Coronavirus unlikely to have leaked from China lab, WHO team says

A man holds a chart as he speaks.
Peter Ben Embarek of the World Health Organization team holds a chart showing pathways of transmission of the virus during a news conference Tuesday.
(Ng Han Guan / Associated Press)

The World Health Organization said Tuesday that the most likely source of the coronavirus outbreak in Wuhan was from an animal to another animal, then to humans, not a leak at a Chinese lab.

The WHO said that the virus could also have been passed through a frozen product, a possibility that has been widely promoted by the Chinese government.

WHO officials at a news briefing described the theory of a “lab leak” origin for the coronavirus outbreak as “extremely unlikely.”


The briefing came at the end of a monthlong visit by a WHO-led team of international experts to Wuhan, where the coronavirus that has swept the world, killing more than 2.3 million people, was first reported in late 2019.

The visit was planned as an investigation into the origins of the pandemic, though Chinese authorities have insisted that it is “not an investigation” but a “cooperative exchange,” and suggested that the WHO should also investigate virus origins in the United States.

It was a tightly controlled trip. The team spent two weeks in hotel quarantine and the other two weeks shuttled around Wuhan blocked off from the general public, while reporters chased behind. Yet one of the experts said they’d been able to see “every place we asked to see, everyone we wanted to meet,” including visits to the Huanan Seafood Market that was suspected as the initial outbreak source and the Wuhan Institute of Virology, where coronaviruses carried by bats are studied in a high-security lab.

The experts said they also met with early COVID-19 patients, reviewed mortality statistics and records of people with flu-like diseases from hundreds of healthcare centers in Wuhan, and discussed the results of nationwide animal sampling and testing with Chinese counterparts.

“Did we change dramatically the picture we had beforehand? I don’t think so,” said Peter Ben Embarek, a WHO expert on food safety and animal diseases. “Did we improve our understanding, did we add details to that story? Absolutely.”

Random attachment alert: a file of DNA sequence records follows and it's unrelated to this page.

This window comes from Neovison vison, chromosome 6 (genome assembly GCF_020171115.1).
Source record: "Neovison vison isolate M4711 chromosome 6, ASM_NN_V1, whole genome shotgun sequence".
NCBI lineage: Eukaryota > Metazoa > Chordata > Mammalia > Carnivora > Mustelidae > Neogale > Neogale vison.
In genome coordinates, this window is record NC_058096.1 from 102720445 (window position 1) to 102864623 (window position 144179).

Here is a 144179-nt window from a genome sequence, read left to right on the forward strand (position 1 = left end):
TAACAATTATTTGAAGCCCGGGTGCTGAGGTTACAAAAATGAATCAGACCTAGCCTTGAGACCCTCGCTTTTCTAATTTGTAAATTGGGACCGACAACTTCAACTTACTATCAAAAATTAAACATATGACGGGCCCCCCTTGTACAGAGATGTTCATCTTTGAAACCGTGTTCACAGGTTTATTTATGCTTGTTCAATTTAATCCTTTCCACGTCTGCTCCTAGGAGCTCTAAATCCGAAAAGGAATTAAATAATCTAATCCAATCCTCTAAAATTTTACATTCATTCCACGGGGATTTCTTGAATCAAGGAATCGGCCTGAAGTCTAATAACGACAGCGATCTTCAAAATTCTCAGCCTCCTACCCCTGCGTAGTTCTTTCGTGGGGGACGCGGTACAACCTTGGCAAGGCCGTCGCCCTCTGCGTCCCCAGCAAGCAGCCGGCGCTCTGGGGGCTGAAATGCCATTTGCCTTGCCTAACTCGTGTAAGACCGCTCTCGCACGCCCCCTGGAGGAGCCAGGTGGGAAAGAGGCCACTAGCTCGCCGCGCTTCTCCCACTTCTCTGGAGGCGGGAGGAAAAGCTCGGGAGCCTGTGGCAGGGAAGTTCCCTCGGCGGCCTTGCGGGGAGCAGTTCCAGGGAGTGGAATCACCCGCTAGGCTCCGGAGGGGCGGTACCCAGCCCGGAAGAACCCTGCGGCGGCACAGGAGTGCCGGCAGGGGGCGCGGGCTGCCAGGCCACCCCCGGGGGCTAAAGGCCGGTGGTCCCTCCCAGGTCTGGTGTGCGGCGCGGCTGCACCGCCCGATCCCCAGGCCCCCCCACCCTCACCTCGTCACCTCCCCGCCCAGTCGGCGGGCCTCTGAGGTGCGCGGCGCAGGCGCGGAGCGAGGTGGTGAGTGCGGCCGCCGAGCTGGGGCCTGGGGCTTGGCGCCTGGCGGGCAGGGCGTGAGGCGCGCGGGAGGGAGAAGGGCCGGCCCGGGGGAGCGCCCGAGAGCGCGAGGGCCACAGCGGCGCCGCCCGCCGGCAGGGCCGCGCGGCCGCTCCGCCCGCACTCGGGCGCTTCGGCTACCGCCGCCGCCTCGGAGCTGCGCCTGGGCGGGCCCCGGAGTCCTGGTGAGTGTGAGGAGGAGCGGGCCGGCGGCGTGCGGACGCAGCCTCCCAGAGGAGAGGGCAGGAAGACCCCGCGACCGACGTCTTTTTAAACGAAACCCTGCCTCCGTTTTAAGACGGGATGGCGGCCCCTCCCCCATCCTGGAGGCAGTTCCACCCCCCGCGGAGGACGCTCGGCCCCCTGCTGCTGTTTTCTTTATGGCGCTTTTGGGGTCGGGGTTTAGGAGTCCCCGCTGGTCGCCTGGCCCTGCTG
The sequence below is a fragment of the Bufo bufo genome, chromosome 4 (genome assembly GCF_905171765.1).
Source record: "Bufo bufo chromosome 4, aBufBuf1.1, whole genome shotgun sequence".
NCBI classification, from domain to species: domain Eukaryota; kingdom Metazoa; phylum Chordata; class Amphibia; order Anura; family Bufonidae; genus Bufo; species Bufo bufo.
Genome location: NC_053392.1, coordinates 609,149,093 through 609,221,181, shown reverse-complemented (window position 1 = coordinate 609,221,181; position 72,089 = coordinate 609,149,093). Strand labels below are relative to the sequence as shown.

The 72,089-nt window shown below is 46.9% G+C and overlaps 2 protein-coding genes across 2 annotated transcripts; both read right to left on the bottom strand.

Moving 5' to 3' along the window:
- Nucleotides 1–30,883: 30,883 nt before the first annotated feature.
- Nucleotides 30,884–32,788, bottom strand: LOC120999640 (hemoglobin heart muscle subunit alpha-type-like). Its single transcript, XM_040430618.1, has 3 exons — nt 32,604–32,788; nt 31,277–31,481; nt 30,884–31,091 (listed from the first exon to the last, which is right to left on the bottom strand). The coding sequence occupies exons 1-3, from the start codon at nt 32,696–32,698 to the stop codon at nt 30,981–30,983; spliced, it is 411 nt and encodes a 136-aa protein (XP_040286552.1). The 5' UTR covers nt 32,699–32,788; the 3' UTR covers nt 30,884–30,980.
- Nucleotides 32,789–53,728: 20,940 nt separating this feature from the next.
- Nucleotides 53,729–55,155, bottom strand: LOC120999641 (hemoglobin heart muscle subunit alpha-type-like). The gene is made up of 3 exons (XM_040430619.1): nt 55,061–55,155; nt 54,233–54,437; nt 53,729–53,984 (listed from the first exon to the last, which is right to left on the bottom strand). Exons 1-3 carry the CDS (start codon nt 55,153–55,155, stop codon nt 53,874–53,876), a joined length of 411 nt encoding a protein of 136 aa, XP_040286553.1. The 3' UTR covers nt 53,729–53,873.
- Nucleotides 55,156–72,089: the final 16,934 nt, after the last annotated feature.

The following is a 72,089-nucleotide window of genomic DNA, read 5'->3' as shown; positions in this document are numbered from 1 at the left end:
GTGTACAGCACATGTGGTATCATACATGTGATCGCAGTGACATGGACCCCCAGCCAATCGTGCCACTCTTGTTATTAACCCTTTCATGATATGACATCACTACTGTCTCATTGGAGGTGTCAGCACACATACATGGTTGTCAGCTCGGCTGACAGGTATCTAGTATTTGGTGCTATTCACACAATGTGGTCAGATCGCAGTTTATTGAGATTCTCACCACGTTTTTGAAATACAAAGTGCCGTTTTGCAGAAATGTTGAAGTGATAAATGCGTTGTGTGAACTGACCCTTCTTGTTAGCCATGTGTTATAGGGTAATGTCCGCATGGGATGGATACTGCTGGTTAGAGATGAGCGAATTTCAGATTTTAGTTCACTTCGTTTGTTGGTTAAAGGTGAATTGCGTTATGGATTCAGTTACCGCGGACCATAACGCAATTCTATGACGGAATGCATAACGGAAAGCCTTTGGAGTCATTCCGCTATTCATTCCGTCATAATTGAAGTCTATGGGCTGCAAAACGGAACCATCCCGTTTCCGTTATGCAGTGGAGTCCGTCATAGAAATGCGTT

The WHO team had explored four hypotheses on the virus’ origins, Embarek said: a direct jump from animal to human; jumping from an animal to a second intermediary species, then to humans; transmission from the surface of frozen food products; or a laboratory leak.


The fourth theory was the most controversial and politicized. The Trump administration had accused China of covering up a lab leak, while Beijing has pushed back with claims of the virus entering China from abroad through cold chain imports including ice cream, cherries, meat and seafood.

At Tuesday’s news briefing, the foreign and Chinese experts summarized the same report but emphasized different details.

Liang Wannian, an expert with China’s national health commission, said that the virus was “possibly already spreading” a few weeks before discovery, but also that a review of mortality statistics and medical records indicate no suspected cases of COVID-19 in Wuhan before December 2019.

He also said that testing of 50,000 wild animal samples covering 300 species and 11,000 nationwide samples of farmed animals had resulted in zero positive coronavirus results.

“This work will set the ground for origin tracing elsewhere. The global origin tracing work will not be bound to any location,” Liang said. “We have to do this work globally.”

Experts on the WHO team did not fully affirm either the frozen food or foreign origins theories that have been heavily pushed by Chinese authorities.


Before this trip, the WHO’s top emergency expert had said the theory of the coronavirus emerging elsewhere than China was “highly speculative.”